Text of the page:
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The Catcher in the Rye3
The Catcher in the Rye
“I swear to God I’m crazy. I admit it.” It is very easy to automatically assume that Holden Caulfield is crazy. It’s even a logical assumption since Caulfield himself admits to being crazy twice throughout the course of the book. However, calling Holden Caulfield crazy is almost the same as calling the majority of the human race crazy also. Holden Caulfield is just an adolescent trying to prevent himself from turning into what he despises the most, a phony. Most of Caulfield’s actions and thoughts are the same as of many people, the difference being that Holden acts upon those thoughts and has them down in writing.
Holden Caulfield is a teenager growing up in New York in the 1950s. He has been expelled from school for poor achievement and “was flunking four subjects and not applying myself and all.”(Salinger, 4) He decides to leave school a few days than what he is supposed to in an attempt to deal with his current situation. “Besides, I sort of needed a little vacation. My nerves were shot. They really were.” Caulfield goes to New York to take a vacation before having to face his parents’ unmistakable wrath. During this time, he experiences a nervous breakdown that was characterized by his sudden unexplained depressions. “What I really felt like, though, was committing suicide.” “I felt so lonesome, all of a sudden.” Before his eventual nervous collapse he experienced impulsive spending and generally odd, bizarre behavior. “All I had was three singles and five quarters and a nickel left – boy, I spent a fortune since I left Pencey. Then what I did, I went down near the lagoon and I sort of skipped the quarters and the nickel across it, where it wasn’t frozen.” “About halfway to the bathroom, I sort of started pretending I had a bullet in my guts.”
During Caulfield’s psychological battle, life continues around him. His condition of being ignored eventually arises the thought the thought of whether society chooses to ignore the emptiness that can be shown in humans. “..but people never notice. People never notice anything.” As Caulfield’s condition deteriorates, he declares the world is full of phonies and that people are out there for their own gain. He is aware that most people are phonies but is not as critical of them towards the end. One aspect of Holden’s personality is his criticism toward the phony things in society.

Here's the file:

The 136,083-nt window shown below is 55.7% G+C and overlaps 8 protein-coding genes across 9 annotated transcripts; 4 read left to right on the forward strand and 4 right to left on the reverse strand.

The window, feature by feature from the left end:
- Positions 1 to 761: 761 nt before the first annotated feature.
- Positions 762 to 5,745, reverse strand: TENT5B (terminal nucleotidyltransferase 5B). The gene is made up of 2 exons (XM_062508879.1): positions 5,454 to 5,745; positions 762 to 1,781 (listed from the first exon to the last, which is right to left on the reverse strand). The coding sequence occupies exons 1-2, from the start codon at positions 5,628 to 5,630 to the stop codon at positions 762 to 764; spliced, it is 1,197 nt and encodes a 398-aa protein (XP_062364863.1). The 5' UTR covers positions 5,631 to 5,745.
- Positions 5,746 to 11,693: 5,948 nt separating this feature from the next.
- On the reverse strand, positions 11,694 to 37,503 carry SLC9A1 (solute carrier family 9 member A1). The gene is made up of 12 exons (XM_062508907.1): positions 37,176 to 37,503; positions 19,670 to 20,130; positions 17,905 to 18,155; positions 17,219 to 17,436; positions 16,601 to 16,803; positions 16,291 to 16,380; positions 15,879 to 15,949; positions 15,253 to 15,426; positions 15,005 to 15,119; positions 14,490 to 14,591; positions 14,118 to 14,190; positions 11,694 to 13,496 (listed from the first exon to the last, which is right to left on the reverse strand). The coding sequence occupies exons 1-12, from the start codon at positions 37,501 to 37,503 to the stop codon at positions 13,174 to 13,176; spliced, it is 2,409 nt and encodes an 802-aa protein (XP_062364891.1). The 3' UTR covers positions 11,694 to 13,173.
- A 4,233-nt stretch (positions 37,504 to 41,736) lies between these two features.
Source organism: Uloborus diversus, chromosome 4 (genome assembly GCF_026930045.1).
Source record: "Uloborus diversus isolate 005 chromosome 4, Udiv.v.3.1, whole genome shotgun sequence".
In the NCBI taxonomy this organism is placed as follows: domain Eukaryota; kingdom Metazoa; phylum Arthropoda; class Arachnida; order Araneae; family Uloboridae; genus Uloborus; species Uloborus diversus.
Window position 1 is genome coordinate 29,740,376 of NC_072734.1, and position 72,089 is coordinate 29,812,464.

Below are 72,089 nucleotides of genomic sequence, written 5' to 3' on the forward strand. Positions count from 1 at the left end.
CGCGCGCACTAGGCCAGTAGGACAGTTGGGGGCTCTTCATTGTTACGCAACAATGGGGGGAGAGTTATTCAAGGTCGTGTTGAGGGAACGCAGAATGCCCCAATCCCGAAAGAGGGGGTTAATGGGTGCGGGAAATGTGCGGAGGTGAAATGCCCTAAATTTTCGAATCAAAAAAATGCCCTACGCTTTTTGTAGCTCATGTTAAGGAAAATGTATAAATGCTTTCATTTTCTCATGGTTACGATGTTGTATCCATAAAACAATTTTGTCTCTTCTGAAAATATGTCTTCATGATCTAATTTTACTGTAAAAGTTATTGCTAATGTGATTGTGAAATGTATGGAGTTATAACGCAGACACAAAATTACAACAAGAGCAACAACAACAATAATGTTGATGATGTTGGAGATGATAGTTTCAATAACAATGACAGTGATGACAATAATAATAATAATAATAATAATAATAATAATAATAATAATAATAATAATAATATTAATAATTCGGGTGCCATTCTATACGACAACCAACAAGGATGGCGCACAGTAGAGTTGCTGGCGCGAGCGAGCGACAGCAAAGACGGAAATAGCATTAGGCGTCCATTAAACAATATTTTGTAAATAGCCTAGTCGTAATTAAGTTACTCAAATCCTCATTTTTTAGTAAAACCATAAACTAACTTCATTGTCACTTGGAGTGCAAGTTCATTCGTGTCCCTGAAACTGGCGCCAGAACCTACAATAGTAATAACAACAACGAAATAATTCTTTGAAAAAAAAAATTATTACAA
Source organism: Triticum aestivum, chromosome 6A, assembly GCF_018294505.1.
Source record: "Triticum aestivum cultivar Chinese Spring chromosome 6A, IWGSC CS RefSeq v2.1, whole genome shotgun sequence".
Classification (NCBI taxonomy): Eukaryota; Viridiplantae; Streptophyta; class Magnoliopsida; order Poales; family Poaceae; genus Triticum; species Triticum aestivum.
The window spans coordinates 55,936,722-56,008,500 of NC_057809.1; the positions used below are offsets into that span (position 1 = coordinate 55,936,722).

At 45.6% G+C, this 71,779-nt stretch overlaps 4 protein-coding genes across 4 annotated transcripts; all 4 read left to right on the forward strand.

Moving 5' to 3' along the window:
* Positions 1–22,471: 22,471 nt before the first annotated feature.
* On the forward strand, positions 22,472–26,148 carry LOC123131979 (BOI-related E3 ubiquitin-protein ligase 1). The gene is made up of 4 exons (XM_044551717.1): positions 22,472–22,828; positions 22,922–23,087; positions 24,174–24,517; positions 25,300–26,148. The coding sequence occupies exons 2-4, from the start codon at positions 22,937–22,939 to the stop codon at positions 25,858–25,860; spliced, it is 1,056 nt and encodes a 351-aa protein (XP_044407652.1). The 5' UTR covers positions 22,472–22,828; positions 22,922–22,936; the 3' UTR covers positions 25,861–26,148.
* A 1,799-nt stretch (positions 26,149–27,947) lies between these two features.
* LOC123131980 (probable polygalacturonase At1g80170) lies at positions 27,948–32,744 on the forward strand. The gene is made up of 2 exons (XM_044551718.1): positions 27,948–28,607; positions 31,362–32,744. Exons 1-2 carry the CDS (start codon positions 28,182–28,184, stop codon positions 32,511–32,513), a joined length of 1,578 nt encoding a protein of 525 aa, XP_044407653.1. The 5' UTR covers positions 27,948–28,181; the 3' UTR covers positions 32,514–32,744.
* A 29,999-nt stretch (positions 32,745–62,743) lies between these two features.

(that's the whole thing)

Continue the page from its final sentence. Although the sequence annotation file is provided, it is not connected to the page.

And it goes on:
Holden considers the movies and anything having to do with it phony, including theatre productions. “I don’t like any shows very much, if you want to know the truth. They’re not as bad as movies, but they’re certainly nothing to rave about. In the first place, I hate actors. They never act like people. They just think they do. Some of the good ones do, in a very slight way, but not in a way that’s fun to watch. And if any actor’s good, you can always tell he knows he’s good, and that spoils it…If an actor acts it out, I hardly listen. I keep worrying about whether he’s going to do something phony every minute.” He finds the theater phony because instead of demonstrating reality as it is, the emphasis is placed on polishing into this massacre of made up events. Holden feels anger towards his brother because “he’s out in Hollywood, D.B., being a prostitute.” He considered that D.B. was selling himself to Hollywood, which is why he called D.B. a prostitute. He considers the movies phony and hates them so much that “… I don’t think I could ever do it with somebody that sits in a stupid movie all day long” when Sunny the prostitute was in his room. When he dances with Bernice Crabs/Krebs, he considers her a moron partially because she was on the lookout for actors at the bar because she had seen an actor the previous night. Also, it depressed him that they were planning on waking up early the next day to see the first show at Radio City Music Hall.
Holden’s criticism towards the phony things in society is the most important part of his personality because it shows that for him it is very
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Holden Caulfield, J. D. Salinger, The Catcher in the Rye, Holden, Prostitution, Caulfield
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